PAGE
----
Year after mudslide, Oso resident says she would never leave: ‘It’s my home’

DARRINGTON, Wash. -- Two days after a massive mudslide wiped out a small community near Oso, the site looked apocalyptic.

It was Monday, March 24, 2014, and the debris zone was eerily quiet. Fog drifted over mountains of mud and concrete and snaked through crumpled cars and demolished homes. The piles of debris were so massive that the task of removing them seemed insurmountable.

Nearly one year later, the site looks much different than it did on that day.

The debris is gone, except for small remnants of wood and cement stuck firmly into the ground. Highway 530 and the Stillaguamish River, both completely covered by the slide, are now cleared. An open field, where helicopters landed to carry away bodies of the deceased, is now dotted with bright yellow daffodils.

“I get some peace coming out here and planting flowers, tending to Linda’s apple trees,” said Elaine Young, whose home was one of only a few left standing after a massive slide swept through her neighborhood on March 22, 2014.

Among the 43 people killed was Young's 69-year-old neighborhood, Linda McPherson, whose apple trees Elaine has begun to care for.

Elaine is among those who live with the aftermath of the Oso mudslide every day. She lives just steps from one of the hardest hit areas and has watched the landscape transform.

“People come to see the slide zone. People come and pass the slide zone. I tell them, ‘Yes, but I live in the slide zone every day,'” she said, walking alongside her dog, Bo, on a sunny day earlier this month.

She got the idea to plant yellow daffodils after finding some in the debris after the slide.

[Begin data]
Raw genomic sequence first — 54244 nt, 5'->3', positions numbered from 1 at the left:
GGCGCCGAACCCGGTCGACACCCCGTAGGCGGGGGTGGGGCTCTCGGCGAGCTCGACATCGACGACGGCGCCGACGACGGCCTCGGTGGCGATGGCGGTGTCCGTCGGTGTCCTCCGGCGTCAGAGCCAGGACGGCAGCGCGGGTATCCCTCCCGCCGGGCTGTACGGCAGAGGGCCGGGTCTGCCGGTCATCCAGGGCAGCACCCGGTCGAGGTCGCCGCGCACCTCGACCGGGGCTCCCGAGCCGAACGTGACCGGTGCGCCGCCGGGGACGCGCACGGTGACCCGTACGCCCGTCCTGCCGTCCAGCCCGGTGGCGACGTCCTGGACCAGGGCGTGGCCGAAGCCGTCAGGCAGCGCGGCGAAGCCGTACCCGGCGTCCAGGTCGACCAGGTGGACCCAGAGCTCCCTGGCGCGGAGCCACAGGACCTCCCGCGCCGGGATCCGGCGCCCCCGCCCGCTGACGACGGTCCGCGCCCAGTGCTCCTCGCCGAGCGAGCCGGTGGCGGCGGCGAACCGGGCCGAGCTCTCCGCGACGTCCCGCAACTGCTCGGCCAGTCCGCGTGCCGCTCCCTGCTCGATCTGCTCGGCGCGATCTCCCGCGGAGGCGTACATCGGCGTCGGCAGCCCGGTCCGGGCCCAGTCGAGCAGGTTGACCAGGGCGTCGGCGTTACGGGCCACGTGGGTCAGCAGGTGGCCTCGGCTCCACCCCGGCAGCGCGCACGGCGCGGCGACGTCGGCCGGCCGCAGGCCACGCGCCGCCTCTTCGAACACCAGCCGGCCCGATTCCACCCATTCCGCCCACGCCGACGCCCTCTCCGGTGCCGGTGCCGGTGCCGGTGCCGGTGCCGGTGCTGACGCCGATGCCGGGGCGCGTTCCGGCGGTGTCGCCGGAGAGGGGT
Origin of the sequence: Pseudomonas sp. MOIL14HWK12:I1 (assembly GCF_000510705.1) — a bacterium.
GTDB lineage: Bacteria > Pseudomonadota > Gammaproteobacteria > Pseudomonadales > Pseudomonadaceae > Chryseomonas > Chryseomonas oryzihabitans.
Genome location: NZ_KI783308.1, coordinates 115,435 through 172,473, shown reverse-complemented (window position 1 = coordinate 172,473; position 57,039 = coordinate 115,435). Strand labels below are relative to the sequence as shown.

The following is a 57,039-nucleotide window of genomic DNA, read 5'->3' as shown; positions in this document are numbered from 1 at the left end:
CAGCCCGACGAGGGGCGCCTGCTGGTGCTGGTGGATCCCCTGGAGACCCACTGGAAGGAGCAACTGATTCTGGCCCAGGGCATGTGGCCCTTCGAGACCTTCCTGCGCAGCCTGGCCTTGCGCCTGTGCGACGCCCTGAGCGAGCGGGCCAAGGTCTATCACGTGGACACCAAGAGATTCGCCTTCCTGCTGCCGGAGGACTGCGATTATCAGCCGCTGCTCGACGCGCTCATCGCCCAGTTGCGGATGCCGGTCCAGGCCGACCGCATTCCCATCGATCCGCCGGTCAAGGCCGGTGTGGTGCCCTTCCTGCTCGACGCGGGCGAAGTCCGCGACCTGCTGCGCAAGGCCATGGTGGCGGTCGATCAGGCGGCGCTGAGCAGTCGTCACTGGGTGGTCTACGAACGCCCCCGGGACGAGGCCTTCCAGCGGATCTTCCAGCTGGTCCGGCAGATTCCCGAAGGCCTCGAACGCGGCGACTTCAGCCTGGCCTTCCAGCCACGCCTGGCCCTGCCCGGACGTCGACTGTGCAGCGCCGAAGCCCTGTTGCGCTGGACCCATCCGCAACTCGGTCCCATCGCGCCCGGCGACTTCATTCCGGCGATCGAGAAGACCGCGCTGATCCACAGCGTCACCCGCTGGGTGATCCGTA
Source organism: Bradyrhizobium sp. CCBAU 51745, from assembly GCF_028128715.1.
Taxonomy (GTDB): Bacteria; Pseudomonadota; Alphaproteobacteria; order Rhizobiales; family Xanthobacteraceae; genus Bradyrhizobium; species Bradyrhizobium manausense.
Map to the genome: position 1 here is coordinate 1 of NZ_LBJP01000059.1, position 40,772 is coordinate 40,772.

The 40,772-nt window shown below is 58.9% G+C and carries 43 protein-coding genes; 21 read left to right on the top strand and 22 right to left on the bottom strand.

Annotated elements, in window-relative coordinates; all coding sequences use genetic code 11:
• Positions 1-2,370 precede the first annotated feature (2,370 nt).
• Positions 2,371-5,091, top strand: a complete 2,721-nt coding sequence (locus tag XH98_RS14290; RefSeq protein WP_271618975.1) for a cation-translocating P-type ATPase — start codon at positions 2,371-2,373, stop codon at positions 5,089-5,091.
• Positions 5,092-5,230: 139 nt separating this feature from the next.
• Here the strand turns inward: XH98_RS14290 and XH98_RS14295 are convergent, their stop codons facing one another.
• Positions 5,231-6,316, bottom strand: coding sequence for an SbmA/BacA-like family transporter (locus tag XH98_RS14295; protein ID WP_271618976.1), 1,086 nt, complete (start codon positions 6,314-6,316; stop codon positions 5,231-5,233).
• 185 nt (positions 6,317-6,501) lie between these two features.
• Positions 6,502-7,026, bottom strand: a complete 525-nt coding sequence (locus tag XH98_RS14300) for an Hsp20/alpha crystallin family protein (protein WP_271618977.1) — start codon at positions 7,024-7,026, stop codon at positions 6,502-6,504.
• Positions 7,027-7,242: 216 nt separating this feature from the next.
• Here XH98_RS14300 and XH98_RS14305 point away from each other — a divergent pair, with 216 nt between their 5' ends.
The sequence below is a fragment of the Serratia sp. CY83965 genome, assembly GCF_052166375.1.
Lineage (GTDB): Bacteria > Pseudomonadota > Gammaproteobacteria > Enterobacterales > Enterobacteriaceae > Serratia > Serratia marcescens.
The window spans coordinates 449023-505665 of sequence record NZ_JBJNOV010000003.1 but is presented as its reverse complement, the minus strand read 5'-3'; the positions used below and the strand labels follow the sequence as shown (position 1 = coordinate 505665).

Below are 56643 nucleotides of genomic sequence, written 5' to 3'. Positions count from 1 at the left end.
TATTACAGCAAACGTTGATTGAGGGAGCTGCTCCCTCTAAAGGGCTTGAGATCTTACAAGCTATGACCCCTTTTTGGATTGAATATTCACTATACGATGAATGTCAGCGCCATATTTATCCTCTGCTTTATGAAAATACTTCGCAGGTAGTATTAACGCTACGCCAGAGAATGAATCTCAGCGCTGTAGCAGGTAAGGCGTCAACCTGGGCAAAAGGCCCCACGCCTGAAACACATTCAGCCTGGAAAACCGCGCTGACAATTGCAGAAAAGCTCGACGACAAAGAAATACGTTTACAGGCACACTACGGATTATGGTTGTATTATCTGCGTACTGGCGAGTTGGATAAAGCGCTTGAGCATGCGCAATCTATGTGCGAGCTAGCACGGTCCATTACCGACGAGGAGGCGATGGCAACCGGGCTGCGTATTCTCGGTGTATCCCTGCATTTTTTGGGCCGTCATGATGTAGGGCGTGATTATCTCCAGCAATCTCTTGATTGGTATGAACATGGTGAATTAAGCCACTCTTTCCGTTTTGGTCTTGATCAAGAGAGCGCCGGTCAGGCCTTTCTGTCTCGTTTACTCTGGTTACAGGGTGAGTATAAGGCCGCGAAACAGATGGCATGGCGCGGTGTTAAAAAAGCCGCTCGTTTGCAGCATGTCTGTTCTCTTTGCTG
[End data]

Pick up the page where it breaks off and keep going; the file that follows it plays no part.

“That Sunday and that Monday, I just would grab daffodils and would lay them down in the mud,” she said.

She has since planted them along Highway 530 and in places where the remains of her neighbors were found – a sign of life, in a place where so many lives were lost.

“They’ll come back every year,” she said. “Every year on the anniversary.”

Elaine said she would like to see the slide zone left as it is, but hopes the county will set up some sort of long-term memorial for passersby to pull off the highway and pay tribute to those who were lost.

Heather Kelly, who was appointed the long-term recovery lead for Snohomish County, said she is working with the families of those who lost loved ones to discuss a commemorative memorial. In the meantime, she said, the county is trying to let the land return to its natural state.

“We’ve been letting nature kind of do its thing and keep it as natural as possible,” she said.

Much of the debris removal took place last summer, with fallen logs being chipped and left in place. Dirt was sifted and also left on site. The ground was hydroseeded with native plants and seeds to help stabilize the soil. Officials are constantly monitoring the river, which has been working to cut a new channel and reestablish itself.

Kelly said she and her team are working with FEMA on a grant that would allow the county to buy the land impacted from property owners.

The buyout would be voluntary and Kelly said the county would make sure the space remains “a natural environment without structures.”

Elaine Young said the last year has been somewhat lonely without her neighbors – although those who survived still come over for dinner now and then. She said she has never once thought of moving.

“It’s my home,” she said. “I would never leave this community now.”